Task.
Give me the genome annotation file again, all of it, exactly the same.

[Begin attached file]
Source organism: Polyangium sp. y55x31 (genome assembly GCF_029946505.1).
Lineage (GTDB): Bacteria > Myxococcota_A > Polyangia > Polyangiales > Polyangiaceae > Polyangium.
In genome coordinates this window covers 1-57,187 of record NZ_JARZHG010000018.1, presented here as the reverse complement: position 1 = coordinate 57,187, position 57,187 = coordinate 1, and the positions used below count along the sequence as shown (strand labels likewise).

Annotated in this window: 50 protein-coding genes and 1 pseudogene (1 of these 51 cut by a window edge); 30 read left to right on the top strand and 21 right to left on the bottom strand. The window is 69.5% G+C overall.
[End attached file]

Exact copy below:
Source organism: Polyangium sp. y55x31 (genome assembly GCF_029946505.1).
Lineage (GTDB): Bacteria > Myxococcota_A > Polyangia > Polyangiales > Polyangiaceae > Polyangium.
In genome coordinates this window covers 1-57,187 of record NZ_JARZHG010000018.1, presented here as the reverse complement: position 1 = coordinate 57,187, position 57,187 = coordinate 1, and the positions used below count along the sequence as shown (strand labels likewise).

Annotated in this window: 50 protein-coding genes and 1 pseudogene (1 of these 51 cut by a window edge); 30 read left to right on the top strand and 21 right to left on the bottom strand. The window is 69.5% G+C overall.